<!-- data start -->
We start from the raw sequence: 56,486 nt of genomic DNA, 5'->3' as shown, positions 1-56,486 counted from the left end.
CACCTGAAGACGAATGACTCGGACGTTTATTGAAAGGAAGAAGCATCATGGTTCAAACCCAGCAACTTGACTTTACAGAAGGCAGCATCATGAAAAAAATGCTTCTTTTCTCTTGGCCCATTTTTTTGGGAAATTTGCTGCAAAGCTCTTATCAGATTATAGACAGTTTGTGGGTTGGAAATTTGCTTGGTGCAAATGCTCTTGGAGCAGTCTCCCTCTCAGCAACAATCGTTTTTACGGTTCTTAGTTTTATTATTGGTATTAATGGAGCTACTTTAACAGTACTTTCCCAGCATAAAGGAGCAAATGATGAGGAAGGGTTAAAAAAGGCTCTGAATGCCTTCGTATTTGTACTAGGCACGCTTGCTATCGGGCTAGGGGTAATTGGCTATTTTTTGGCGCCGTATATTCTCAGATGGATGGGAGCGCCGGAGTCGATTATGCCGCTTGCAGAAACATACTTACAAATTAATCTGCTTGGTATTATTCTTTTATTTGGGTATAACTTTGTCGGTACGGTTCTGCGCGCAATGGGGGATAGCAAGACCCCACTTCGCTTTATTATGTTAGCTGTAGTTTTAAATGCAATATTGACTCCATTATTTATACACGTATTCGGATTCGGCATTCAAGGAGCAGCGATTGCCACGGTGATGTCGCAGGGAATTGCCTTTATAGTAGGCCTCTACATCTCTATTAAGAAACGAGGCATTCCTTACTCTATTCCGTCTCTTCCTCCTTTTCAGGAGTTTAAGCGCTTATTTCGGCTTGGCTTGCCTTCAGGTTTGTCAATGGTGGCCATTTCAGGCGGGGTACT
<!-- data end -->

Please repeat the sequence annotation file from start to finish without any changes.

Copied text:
We start from the raw sequence: 56,486 nt of genomic DNA, 5'->3' as shown, positions 1-56,486 counted from the left end.
CACCTGAAGACGAATGACTCGGACGTTTATTGAAAGGAAGAAGCATCATGGTTCAAACCCAGCAACTTGACTTTACAGAAGGCAGCATCATGAAAAAAATGCTTCTTTTCTCTTGGCCCATTTTTTTGGGAAATTTGCTGCAAAGCTCTTATCAGATTATAGACAGTTTGTGGGTTGGAAATTTGCTTGGTGCAAATGCTCTTGGAGCAGTCTCCCTCTCAGCAACAATCGTTTTTACGGTTCTTAGTTTTATTATTGGTATTAATGGAGCTACTTTAACAGTACTTTCCCAGCATAAAGGAGCAAATGATGAGGAAGGGTTAAAAAAGGCTCTGAATGCCTTCGTATTTGTACTAGGCACGCTTGCTATCGGGCTAGGGGTAATTGGCTATTTTTTGGCGCCGTATATTCTCAGATGGATGGGAGCGCCGGAGTCGATTATGCCGCTTGCAGAAACATACTTACAAATTAATCTGCTTGGTATTATTCTTTTATTTGGGTATAACTTTGTCGGTACGGTTCTGCGCGCAATGGGGGATAGCAAGACCCCACTTCGCTTTATTATGTTAGCTGTAGTTTTAAATGCAATATTGACTCCATTATTTATACACGTATTCGGATTCGGCATTCAAGGAGCAGCGATTGCCACGGTGATGTCGCAGGGAATTGCCTTTATAGTAGGCCTCTACATCTCTATTAAGAAACGAGGCATTCCTTACTCTATTCCGTCTCTTCCTCCTTTTCAGGAGTTTAAGCGCTTATTTCGGCTTGGCTTGCCTTCAGGTTTGTCAATGGTGGCCATTTCAGGCGGGGTACT